Out-of-home (OOH) advertising comprises the net advertising spend (excluding agency and production costs) for non-digital OOH media, such as posters (billboards, paper placards of various formats), public transport (leaflet holders, lettering and painting on rolling stock, banners, etc.), sports and stadiums, and digital OOH (DOOH) such as ad screens, beamers and electronic billboards.
Many technologies, such as Beacons, NFC or QR codes, spread and encourage innovative interaction with OOH formats. Recently, Melanoma Institute Australia (MIA) launched a 'Stop the Spread' campaign with Disciple and JCDecaux: A LED F200 format displayed a slowly growing melanoma tumour which could only be slowed down or stopped through donations. The billboard was equipped with a PayPass terminal to facilitate small contributions. The tumour reacted quickly to any donations. The campaign was a success and spread across social media quickly.
Engaging the audience is an increasingly observed trend across the OOH industry. The costs of campaigns remain high, yet the reach increases through social media.
The Swiss Out-of-home advertising market
Switzerland’s OOH market is dominated by APG and Clear Channel Outdoor. There are a number of smaller players in the market, especially in the DOOH segment, of which Neo Advertising, Goldbach and passengertv are the most significant players. In 2016, the OOH segment declined by 0.2%. This was an anticipated return to normalcy following the election-related strong growth recorded in 2015.
The entry barrier to the OOH market is high, due to the major investments and time needed to establish a meaningful network. Nonetheless, Neo Advertising and passengertv have demonstrated impressive growth in niche markets and are now starting to compete with the large players. Future development is heavily dependent on market leaders’ investment capabilities and the small players’ ability to identify and establish new markets.
In Switzerland and around the world, the OOH market is transforming from conventional poster advertising to digital billboards. Many conventional billboards are being augmented with backlit displays and later replaced by digital screens. Price reductions for large LCD screens support the growth, and many large screens are installed on private property. Due to the regulatory restrictions in public areas and the associated sizeable investments, widespread conversion is taking place slower than expected. Meanwhile, the non-digital OOH market remains lively and adverts are being presented in innovative settings.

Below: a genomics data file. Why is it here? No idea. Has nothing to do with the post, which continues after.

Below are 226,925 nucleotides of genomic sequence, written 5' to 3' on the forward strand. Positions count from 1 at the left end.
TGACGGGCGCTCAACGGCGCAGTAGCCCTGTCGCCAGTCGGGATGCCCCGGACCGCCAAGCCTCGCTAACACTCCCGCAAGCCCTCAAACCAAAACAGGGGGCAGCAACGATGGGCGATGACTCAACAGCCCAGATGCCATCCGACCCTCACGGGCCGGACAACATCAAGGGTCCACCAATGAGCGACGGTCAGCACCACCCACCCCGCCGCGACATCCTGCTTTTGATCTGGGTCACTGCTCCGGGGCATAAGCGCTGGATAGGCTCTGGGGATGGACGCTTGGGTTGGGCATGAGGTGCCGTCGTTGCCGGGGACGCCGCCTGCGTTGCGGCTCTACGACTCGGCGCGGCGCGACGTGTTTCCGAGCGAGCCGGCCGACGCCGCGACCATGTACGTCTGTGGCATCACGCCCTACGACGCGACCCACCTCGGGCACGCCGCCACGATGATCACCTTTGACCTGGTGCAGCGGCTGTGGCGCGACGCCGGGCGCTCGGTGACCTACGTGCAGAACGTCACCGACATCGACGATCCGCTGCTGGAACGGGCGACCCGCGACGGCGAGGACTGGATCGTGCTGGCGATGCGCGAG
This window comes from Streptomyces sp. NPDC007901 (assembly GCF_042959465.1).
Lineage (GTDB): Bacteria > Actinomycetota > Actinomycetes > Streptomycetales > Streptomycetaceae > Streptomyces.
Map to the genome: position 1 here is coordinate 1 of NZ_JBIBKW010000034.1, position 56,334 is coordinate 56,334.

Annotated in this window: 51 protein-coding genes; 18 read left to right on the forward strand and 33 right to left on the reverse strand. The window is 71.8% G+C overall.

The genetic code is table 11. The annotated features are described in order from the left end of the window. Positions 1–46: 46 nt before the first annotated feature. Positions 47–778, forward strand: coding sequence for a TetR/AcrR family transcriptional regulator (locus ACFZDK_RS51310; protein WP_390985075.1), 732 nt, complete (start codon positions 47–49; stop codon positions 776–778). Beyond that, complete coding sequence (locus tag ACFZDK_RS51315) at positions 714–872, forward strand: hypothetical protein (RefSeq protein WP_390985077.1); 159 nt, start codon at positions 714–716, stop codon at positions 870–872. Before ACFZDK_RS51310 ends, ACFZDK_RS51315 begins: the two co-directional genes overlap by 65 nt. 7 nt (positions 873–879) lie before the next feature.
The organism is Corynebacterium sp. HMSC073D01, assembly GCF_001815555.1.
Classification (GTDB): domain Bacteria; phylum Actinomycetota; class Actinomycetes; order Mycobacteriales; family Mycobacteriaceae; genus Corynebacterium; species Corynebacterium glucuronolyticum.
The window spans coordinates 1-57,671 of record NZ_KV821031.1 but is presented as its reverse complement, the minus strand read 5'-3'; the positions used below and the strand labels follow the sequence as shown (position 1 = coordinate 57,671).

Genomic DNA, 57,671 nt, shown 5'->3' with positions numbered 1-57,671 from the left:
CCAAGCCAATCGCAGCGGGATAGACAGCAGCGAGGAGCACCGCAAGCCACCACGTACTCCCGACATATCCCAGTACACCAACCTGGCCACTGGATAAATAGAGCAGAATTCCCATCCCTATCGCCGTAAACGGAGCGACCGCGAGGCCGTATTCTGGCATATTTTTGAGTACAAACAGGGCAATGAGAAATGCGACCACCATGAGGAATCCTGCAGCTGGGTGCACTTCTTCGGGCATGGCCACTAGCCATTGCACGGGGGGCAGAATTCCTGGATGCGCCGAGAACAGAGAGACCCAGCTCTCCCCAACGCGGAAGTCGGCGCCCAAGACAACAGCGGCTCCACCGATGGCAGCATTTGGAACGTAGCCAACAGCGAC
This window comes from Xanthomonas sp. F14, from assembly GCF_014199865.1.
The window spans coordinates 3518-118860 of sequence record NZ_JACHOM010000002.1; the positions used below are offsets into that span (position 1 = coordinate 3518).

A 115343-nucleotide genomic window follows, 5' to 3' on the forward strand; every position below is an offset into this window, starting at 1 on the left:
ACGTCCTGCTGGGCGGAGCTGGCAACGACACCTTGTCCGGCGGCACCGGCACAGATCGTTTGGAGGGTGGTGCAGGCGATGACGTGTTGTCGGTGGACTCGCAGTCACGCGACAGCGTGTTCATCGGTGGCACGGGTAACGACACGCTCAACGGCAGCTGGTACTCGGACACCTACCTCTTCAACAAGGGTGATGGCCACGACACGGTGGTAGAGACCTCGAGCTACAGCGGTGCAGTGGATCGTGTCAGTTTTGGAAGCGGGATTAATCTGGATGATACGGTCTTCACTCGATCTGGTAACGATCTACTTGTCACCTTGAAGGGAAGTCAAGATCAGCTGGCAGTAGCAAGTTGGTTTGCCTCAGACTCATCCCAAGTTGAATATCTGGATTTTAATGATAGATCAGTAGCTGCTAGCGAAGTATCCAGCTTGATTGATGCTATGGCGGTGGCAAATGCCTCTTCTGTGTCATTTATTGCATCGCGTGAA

DOOH is more eye-catching, and it meets the demands for better targeting and feedback. Each advert can be displayed at a time best suited to reaching its target audience; for example, at airports, in public transport vehicles or train stations (narrowcasting). DOOH billboards can change with the weather, e.g. from showing umbrellas and gloves, to sunglasses and ice cream. Or they can enhance interactivity with the viewer through the use of QR Codes, NFC, beacons or live screening of viewer content.
DOOH benefits location owners and advertisers alike, thanks to its ability to engage customers and/or audiences and extend the reach and effectiveness of marketing messages. The advertising industry is convinced that the broadcasting environment is becoming increasingly important, as it can have a favourable effect on customer perception.
Advertisers prefer to book campaigns with specified coverage across regions. Current DOOH networks allow this only to a limited, but growing, extent (e.g. at airports, train stations, bus stops or shopping malls). Many display boards at Swiss train stations are digitised – the largest boards are the eBoards of APG|SGA Rail, which are amongst the largest electronic, indoor advertising spaces in Europe. They display a mixture of animated adverts as well as news, business reports, sports and culture. APG|SGA Rail markets 44 eBoards at Swiss train stations.
DOOH’s attractiveness is increasing thanks to its ability to make use of streaming video as an alternative to television (and there are online and cinema advertising formats as well). The only constraint is that DOOH normally cannot make use of sound, a disadvantage compared to TV or cinema. Current DOOH screens are being used (with limitations) to stream video broadcasts rather than allowing more frequent board rotations and 'light animated' images. Light animation, i.e. a certain amount of motion in a picture, appears less disturbing to the public and therefore might face lower regulatory restrictions.